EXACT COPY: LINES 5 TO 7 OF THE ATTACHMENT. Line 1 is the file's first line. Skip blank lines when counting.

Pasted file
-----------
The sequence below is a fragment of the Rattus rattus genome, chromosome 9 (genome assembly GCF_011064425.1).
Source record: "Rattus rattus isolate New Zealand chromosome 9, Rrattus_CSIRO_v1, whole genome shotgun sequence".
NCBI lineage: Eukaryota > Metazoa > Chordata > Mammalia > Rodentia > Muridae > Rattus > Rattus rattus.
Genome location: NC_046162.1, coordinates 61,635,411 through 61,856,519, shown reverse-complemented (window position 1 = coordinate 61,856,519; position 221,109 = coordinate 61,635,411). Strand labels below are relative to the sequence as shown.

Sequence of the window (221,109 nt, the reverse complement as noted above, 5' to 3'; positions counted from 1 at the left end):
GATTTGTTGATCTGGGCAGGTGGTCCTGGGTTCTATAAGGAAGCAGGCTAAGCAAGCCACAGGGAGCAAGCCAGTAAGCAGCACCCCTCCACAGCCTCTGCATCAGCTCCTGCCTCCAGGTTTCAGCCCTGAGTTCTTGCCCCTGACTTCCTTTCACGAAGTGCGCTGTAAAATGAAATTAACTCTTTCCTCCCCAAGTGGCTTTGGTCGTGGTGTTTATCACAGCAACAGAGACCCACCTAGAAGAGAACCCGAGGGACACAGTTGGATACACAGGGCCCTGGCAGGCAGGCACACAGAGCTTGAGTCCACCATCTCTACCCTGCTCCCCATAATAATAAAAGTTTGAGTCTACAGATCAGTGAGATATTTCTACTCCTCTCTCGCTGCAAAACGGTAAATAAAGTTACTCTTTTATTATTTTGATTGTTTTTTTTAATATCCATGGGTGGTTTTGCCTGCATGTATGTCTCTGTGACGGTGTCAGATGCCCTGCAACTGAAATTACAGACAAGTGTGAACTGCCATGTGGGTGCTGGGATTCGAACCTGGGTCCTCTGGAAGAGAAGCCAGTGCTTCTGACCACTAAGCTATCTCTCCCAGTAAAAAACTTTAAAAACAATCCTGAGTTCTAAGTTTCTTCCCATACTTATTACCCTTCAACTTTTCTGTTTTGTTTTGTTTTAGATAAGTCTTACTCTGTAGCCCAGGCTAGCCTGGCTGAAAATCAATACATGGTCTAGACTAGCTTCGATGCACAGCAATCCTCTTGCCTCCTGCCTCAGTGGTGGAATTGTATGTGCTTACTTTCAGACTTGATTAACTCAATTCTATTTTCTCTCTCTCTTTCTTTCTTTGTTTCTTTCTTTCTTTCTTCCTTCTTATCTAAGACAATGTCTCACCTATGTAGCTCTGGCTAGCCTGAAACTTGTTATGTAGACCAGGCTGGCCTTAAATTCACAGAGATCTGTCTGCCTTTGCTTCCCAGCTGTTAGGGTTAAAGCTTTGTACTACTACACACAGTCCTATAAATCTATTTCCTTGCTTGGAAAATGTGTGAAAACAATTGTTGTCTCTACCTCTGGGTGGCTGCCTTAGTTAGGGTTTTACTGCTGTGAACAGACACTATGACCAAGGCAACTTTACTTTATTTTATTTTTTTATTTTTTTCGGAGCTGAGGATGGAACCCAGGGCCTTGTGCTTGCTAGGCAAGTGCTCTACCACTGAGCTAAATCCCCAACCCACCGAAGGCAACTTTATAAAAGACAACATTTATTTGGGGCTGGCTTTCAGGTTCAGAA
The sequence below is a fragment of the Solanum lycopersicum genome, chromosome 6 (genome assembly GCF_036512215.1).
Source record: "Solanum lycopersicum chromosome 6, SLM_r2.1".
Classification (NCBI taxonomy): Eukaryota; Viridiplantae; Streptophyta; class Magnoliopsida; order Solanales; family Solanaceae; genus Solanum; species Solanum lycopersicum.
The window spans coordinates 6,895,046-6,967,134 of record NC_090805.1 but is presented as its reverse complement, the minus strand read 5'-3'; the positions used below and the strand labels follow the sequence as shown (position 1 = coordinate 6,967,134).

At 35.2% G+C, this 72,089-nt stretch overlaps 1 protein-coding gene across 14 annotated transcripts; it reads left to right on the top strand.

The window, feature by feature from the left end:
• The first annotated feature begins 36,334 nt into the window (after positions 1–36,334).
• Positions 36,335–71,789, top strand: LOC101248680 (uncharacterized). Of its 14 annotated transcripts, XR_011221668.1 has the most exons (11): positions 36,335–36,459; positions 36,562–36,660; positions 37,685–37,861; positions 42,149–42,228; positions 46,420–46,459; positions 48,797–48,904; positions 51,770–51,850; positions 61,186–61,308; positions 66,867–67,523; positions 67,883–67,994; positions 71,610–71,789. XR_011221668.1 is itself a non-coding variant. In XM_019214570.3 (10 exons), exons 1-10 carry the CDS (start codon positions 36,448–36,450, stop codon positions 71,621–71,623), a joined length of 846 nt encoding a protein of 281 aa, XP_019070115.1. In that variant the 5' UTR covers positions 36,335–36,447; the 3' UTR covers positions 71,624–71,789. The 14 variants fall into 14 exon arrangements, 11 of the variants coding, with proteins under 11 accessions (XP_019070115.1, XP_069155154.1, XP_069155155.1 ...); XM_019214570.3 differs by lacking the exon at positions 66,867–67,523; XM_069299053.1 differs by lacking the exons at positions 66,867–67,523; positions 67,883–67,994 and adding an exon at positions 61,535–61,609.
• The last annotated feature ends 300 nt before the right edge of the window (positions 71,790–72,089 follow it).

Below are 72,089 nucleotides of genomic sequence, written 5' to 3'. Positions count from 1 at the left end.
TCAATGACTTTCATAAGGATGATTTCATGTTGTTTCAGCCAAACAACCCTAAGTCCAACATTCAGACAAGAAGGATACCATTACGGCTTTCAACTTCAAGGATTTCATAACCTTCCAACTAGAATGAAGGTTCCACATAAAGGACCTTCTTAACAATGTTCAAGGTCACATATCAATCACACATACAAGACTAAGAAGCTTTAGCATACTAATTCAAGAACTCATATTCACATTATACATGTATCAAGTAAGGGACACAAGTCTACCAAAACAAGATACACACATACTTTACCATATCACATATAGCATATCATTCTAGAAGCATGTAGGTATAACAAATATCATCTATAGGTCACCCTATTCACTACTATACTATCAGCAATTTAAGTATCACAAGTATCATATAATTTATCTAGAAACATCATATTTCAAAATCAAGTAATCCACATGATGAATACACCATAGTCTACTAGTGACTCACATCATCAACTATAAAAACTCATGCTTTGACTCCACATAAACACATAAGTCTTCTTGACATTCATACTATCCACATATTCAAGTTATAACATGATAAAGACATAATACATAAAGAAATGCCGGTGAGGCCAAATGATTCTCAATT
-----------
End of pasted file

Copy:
Sequence of the window (221,109 nt, the reverse complement as noted above, 5' to 3'; positions counted from 1 at the left end):
GATTTGTTGATCTGGGCAGGTGGTCCTGGGTTCTATAAGGAAGCAGGCTAAGCAAGCCACAGGGAGCAAGCCAGTAAGCAGCACCCCTCCACAGCCTCTGCATCAGCTCCTGCCTCCAGGTTTCAGCCCTGAGTTCTTGCCCCTGACTTCCTTTCACGAAGTGCGCTGTAAAATGAAATTAACTCTTTCCTCCCCAAGTGGCTTTGGTCGTGGTGTTTATCACAGCAACAGAGACCCACCTAGAAGAGAACCCGAGGGACACAGTTGGATACACAGGGCCCTGGCAGGCAGGCACACAGAGCTTGAGTCCACCATCTCTACCCTGCTCCCCATAATAATAAAAGTTTGAGTCTACAGATCAGTGAGATATTTCTACTCCTCTCTCGCTGCAAAACGGTAAATAAAGTTACTCTTTTATTATTTTGATTGTTTTTTTTAATATCCATGGGTGGTTTTGCCTGCATGTATGTCTCTGTGACGGTGTCAGATGCCCTGCAACTGAAATTACAGACAAGTGTGAACTGCCATGTGGGTGCTGGGATTCGAACCTGGGTCCTCTGGAAGAGAAGCCAGTGCTTCTGACCACTAAGCTATCTCTCCCAGTAAAAAACTTTAAAAACAATCCTGAGTTCTAAGTTTCTTCCCATACTTATTACCCTTCAACTTTTCTGTTTTGTTTTGTTTTAGATAAGTCTTACTCTGTAGCCCAGGCTAGCCTGGCTGAAAATCAATACATGGTCTAGACTAGCTTCGATGCACAGCAATCCTCTTGCCTCCTGCCTCAGTGGTGGAATTGTATGTGCTTACTTTCAGACTTGATTAACTCAATTCTATTTTCTCTCTCTCTTTCTTTCTTTGTTTCTTTCTTTCTTTCTTCCTTCTTATCTAAGACAATGTCTCACCTATGTAGCTCTGGCTAGCCTGAAACTTGTTATGTAGACCAGGCTGGCCTTAAATTCACAGAGATCTGTCTGCCTTTGCTTCCCAGCTGTTAGGGTTAAAGCTTTGTACTACTACACACAGTCCTATAAATCTATTTCCTTGCTTGGAAAATGTGTGAAAACAATTGTTGTCTCTACCTCTGGGTGGCTGCCTTAGTTAGGGTTTTACTGCTGTGAACAGACACTATGACCAAGGCAACTTTACTTTATTTTATTTTTTTATTTTTTTCGGAGCTGAGGATGGAACCCAGGGCCTTGTGCTTGCTAGGCAAGTGCTCTACCACTGAGCTAAATCCCCAACCCACCGAAGGCAACTTTATAAAAGACAACATTTATTTGGGGCTGGCTTTCAGGTTCAGAA
The sequence below is a fragment of the Solanum lycopersicum genome, chromosome 6 (genome assembly GCF_036512215.1).